Joe
 

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Sounds like it's still real lean. I obviously can't be there to help out, but can you tell if it runs better in general from the larger jets? Is throttle response better? Engine sound better? Are you just letting the car run in your driveway or are you actually driving it? You'll know right away if you're heading in the right direction with your jetting by actually driving it, the power difference will be very noticeable if it is in fact that lean.

I'd keep adding fuel until you see negative results. Incrementally of course. And for jetting purposes, there's no reason to put in all 6 screws on the top of the carburetor...two will do just fine. No need to hook up the choke also. This will reduce jet-changing times down to about 2 minutes.

Bob
 

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The Gt is still on jackstands until the ventilated rotors and calipers get here this week.... then ill be able to drive it

i noticed a big diffrence in throttle responce from the 142 to the 150 mains... i couldnt tell much diffrence when i installed the 155's
should i go back to the used plug (250 miles) and then run it on the road??

how long should it take to color up a new plug for reading?? i couldnt see hardly anything after five minutes on jackstands

i have a set of platinums i can install... are they easier to read??

Thanks!!

Joe
 

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Plugs do take some time to color up (unless it's very rich). They will color up better on the road too. Leave out the platinums, they will give a 'false' reading, showing the engine is leaner than it really is. In fact, if you have a hi-po ignition, don't use the platinums at all. I have had the best results with Opels (street and race) with NGK u-grooves. Up to 9500 rpms.

I'd put the new plugs in the car, and go look for hills. Any long moderate hills that you can run in say, third gear, and maintain a partial engine load at a moderate rpms (4k or so) would be good. I had a favorite highway of mine near my old shop...great for testing in the lower gears for jetting (changed jets roadside). It was also low traffic, so I did a few impromptu top speed tests as well. That was mostly for evaluation of the fuel system (pump and fuel lines) and the air corrector sizing. BTW, don't hammer on your car if you have stock fuel lines. With that engine, a Weber carb and stock fuel lines (8mm or 5/16"), you'll empty the fuel bowl somewhere around the top of third gear. If you keep your foot in it, you WILL burn a piston. Upgrade to 3/8" fuel lines.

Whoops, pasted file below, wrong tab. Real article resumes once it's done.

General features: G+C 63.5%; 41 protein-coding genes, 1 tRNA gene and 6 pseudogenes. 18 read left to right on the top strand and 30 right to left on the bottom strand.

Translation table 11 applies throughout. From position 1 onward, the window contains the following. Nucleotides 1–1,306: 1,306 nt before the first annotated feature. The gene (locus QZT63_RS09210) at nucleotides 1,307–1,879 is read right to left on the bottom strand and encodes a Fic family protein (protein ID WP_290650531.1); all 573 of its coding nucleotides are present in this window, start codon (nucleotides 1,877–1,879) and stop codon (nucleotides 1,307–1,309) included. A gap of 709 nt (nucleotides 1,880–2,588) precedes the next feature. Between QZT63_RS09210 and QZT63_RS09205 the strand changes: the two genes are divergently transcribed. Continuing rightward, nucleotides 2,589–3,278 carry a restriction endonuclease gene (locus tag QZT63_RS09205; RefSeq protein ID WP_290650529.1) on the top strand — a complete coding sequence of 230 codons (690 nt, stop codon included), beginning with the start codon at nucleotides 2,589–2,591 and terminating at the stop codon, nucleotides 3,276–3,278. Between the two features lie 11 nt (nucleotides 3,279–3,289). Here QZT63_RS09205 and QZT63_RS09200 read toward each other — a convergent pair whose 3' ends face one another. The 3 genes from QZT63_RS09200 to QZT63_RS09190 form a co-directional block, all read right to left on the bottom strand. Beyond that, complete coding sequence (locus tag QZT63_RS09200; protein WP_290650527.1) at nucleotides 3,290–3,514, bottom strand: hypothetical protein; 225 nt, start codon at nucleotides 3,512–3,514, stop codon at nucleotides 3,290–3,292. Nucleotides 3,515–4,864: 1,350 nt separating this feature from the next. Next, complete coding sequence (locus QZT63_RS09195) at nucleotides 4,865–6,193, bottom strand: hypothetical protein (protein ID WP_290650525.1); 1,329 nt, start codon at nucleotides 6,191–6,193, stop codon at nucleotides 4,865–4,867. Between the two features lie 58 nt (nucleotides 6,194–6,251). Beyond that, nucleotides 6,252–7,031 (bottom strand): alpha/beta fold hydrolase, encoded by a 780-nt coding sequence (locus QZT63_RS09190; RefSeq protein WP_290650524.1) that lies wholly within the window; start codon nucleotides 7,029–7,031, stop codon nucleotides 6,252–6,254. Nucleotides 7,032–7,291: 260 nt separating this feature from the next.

Bob
 

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3/8th" fuel lines

Do you mean to have 3/8" lines all the way from the tank? I have my motor and tranny out right now. My engine will have dual webers when it gets put back in. I have 3/8 lines from the fuel pump to the carbs at the moment. (Should I go w/ an electric fuel pump also?)



-kyle
 

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Re: 3/8th" fuel lines

notavette said:
Do you mean to have 3/8" lines all the way from the tank? I have my motor and tranny out right now. My engine will have dual webers when it gets put back in. I have 3/8 lines from the fuel pump to the carbs at the moment. (Should I go w/ an electric fuel pump also?)
If you have dual Webers, then the fuel line size is not an issue....you have two fuel bowls, and they're EACH larger than a downdraft Weber's fuel bowl. You'd have to have SERIOUS power to empty those out, even with 5/16" lines. I would use an electric pump, and a regulator just before the carbs...set to 3.5 psi.

Bob